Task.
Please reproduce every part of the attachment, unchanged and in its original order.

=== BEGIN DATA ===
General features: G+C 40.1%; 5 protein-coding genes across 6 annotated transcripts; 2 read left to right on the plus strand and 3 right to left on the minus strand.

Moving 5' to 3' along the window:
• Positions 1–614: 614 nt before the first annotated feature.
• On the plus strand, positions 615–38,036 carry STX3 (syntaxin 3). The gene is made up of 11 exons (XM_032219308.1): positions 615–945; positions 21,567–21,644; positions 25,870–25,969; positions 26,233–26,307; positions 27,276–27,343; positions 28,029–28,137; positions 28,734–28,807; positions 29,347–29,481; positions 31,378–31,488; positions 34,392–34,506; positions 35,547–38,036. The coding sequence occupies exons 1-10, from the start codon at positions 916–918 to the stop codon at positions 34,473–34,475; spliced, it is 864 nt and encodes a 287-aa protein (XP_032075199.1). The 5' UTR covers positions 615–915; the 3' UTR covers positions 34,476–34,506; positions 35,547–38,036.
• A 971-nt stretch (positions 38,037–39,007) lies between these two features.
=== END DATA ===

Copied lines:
General features: G+C 40.1%; 5 protein-coding genes across 6 annotated transcripts; 2 read left to right on the plus strand and 3 right to left on the minus strand.

Moving 5' to 3' along the window:
• Positions 1–614: 614 nt before the first annotated feature.
• On the plus strand, positions 615–38,036 carry STX3 (syntaxin 3). The gene is made up of 11 exons (XM_032219308.1): positions 615–945; positions 21,567–21,644; positions 25,870–25,969; positions 26,233–26,307; positions 27,276–27,343; positions 28,029–28,137; positions 28,734–28,807; positions 29,347–29,481; positions 31,378–31,488; positions 34,392–34,506; positions 35,547–38,036. The coding sequence occupies exons 1-10, from the start codon at positions 916–918 to the stop codon at positions 34,473–34,475; spliced, it is 864 nt and encodes a 287-aa protein (XP_032075199.1). The 5' UTR covers positions 615–915; the 3' UTR covers positions 34,476–34,506; positions 35,547–38,036.
• A 971-nt stretch (positions 38,037–39,007) lies between these two features.